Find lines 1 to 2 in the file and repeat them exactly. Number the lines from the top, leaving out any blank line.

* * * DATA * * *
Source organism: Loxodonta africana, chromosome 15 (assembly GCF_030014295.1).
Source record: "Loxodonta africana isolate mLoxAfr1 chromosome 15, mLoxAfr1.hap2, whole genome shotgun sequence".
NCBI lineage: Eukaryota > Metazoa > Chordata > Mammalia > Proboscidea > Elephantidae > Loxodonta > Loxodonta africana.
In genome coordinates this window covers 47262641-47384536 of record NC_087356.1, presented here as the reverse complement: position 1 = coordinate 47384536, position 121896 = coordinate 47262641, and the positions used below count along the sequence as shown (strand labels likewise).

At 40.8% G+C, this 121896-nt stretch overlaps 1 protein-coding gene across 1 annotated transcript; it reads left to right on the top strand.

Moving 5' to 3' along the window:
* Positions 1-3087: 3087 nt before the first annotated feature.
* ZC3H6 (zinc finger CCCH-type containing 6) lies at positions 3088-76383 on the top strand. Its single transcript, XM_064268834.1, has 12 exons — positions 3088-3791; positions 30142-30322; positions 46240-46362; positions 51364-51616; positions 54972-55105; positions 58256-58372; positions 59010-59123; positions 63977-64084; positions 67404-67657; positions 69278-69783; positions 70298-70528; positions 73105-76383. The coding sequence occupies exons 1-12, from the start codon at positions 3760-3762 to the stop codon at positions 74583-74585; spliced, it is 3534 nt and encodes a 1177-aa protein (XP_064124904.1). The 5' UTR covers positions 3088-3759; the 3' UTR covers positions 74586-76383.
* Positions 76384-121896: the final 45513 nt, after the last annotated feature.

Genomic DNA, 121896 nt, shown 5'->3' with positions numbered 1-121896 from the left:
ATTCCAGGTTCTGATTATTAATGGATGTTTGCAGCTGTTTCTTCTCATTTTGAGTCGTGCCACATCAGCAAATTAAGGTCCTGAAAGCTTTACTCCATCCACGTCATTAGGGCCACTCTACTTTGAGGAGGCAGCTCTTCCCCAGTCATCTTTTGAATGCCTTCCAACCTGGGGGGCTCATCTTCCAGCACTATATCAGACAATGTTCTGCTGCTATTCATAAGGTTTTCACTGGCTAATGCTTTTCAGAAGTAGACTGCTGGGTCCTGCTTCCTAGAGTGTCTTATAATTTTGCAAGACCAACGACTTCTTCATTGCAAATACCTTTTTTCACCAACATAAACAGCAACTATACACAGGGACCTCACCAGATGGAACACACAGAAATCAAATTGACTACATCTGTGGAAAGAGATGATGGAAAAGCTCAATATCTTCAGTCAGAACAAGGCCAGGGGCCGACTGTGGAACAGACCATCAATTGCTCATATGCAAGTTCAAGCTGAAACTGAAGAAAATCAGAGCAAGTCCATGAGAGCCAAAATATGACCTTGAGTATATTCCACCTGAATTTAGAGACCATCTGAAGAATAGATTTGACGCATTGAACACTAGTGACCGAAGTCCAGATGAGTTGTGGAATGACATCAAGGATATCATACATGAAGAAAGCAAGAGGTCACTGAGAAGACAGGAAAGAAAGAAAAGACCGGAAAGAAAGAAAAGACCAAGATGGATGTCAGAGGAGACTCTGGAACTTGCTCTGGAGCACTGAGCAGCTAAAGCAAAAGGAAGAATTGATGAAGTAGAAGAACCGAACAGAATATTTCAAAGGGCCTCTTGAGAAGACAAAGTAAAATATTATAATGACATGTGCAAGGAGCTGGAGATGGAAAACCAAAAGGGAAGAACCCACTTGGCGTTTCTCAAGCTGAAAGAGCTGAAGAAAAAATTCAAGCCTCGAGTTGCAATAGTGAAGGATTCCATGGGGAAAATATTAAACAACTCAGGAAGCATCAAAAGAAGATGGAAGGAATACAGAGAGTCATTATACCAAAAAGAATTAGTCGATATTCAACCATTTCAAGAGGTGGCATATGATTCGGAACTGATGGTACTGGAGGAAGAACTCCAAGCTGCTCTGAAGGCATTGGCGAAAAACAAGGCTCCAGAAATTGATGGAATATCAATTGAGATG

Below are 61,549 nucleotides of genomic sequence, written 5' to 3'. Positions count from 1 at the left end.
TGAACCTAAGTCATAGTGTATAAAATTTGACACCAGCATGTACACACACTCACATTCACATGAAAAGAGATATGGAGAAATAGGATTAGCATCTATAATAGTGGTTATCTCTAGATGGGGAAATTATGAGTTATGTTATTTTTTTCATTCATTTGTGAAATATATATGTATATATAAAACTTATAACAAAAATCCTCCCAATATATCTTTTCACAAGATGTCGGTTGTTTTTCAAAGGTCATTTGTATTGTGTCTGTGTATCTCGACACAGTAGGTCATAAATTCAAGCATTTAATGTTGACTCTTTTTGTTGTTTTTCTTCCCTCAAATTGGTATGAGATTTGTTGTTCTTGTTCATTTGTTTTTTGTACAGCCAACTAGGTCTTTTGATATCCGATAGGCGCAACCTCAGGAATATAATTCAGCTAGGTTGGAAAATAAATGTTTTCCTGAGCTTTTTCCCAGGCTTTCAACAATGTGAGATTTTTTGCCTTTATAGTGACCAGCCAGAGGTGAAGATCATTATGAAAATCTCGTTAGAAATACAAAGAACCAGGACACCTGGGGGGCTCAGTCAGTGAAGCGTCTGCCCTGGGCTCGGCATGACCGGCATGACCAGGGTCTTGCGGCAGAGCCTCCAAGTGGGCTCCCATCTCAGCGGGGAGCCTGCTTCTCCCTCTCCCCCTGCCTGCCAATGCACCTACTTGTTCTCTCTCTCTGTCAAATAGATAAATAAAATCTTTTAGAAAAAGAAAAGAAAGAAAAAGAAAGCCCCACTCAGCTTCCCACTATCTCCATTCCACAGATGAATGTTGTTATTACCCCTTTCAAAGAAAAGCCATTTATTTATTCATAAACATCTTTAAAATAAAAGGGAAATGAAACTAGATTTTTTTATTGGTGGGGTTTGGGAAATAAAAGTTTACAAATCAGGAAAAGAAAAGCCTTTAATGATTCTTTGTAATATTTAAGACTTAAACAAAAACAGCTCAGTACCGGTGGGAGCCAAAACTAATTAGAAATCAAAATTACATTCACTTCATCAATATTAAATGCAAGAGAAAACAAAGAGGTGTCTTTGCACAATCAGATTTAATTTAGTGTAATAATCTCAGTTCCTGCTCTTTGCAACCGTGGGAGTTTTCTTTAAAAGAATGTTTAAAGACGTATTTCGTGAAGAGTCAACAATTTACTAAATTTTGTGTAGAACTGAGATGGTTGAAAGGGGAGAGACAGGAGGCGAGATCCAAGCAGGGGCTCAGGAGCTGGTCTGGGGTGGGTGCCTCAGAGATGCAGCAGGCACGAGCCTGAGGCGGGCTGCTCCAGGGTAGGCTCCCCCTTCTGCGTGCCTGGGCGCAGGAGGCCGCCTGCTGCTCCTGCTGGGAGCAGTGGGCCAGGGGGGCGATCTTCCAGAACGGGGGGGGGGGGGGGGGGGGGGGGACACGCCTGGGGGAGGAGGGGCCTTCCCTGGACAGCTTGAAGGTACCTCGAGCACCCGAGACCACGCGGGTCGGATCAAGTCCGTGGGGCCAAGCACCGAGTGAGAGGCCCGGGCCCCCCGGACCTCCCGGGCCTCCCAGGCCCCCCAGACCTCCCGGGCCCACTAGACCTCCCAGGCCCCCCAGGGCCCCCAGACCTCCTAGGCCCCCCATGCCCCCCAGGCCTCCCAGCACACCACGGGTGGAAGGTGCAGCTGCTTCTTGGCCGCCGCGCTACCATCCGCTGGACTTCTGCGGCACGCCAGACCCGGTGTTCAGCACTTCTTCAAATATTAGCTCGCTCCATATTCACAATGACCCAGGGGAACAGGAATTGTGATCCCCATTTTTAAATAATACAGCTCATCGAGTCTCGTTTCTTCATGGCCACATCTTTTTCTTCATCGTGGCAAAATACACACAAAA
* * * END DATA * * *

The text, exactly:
Source organism: Loxodonta africana, chromosome 15 (assembly GCF_030014295.1).
Source record: "Loxodonta africana isolate mLoxAfr1 chromosome 15, mLoxAfr1.hap2, whole genome shotgun sequence".